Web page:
There've been some great business ideas that ran into trouble because owners didn't have small business funding to do everything it took to grow. Let's take an example of bandages for diverse skin colors. In 1998, New York-based entrepreneur Michael Panayiotis created Ebon-Aide bandages for darker skin. Customers who could find Ebon-Aide bandages in stores raved about them. But Panayiotis had spent all of his capital manufacturing and storing the bandages. He couldn't afford to market the bandages and his business ultimately failed.
What would have happened if Panayiotis had been able to get Ebon-Aides onto enough store shelves? He might have had a successful start-up and become an Ebon-Aide multi-millionaire!
Your business may not be selling a brand new, innovative product. You could want to expand your lawn care services, dog walking, or contracting business. Maybe you would like to reach new customers for your carpentry business, or know you can expand your pressure-washing business with new equipment. What about training and education? If you have a services business, getting a new certification or training to offer new services could help your business to grow. Getting enough capital to do what you want is one of the biggest small business challenges.
When should we seek small business financing?
Before you investigate business financing options, have a well thought-out plan for how much money you need, what you will use it for, and how you'll pay it back. Financing your business requires a positive cash flow and a plan to maintain or achieve it.
One of the worst reasons to seek small business financing is to prop up a failing business. Business lending institutions and granting organizations know this. Make sure you can handle the business you have first and are at least breaking even or earning a profit before seeking additional funding for small business growth.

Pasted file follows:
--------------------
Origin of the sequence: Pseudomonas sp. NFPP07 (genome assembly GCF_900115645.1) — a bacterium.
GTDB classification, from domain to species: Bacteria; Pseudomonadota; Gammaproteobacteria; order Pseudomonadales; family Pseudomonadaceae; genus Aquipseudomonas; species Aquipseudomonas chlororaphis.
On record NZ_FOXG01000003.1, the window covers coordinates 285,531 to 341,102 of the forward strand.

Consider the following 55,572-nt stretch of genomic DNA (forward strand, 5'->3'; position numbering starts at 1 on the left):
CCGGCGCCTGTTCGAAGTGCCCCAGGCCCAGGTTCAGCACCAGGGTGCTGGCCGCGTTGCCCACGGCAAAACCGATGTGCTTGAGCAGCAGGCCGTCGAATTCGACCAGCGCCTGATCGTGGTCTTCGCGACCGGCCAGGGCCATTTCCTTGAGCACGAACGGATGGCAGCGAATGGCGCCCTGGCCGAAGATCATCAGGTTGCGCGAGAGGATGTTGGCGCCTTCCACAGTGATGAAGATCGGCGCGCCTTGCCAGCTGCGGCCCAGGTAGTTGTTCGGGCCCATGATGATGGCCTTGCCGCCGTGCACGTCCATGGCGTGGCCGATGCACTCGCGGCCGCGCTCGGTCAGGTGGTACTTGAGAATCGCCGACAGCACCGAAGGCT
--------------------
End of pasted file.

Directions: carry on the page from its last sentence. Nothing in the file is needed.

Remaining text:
Is there an exception to this? Yes — if you're a start-up or new business, no reasonable lender or grantor expects you to make a lot of money when you're just starting out. You'll need financial projections for your new business to apply for start-up funding. Lenders or granting organizations will want to see that you have reasonable break-even projections, a strong marketing plan, and an operating plan that fits your business size, market, and industry. Don't neglect one of the most important parts of an operating plan: business insurance.
What are the options for small business lending?
You have probably visited the Small Business Administration (SBA) website or local office. The SBA's resources can help you prepare to get an SBA loan offered through a financial institution.
SBA loans are the most common source ways of financing your business expansion and sometimes, business start-up. SBA loans fit into a few broad categories and some are available for special circumstances. They include:
- SBA 7(a) Loans - up to $5 million available for 10 to 25 year amortization terms
- CDC/SBA 504 Loans - a partnership between your local community development corporation (CDC), a conventional lender, and your business, CDC/SBA 504 loans could provide up to $20 million to buy commercial property.
- SBA CAPLines - a line of credit up to $5 million that's offered along with a Section 7(a) loan or a CDC/SBA 504 loan.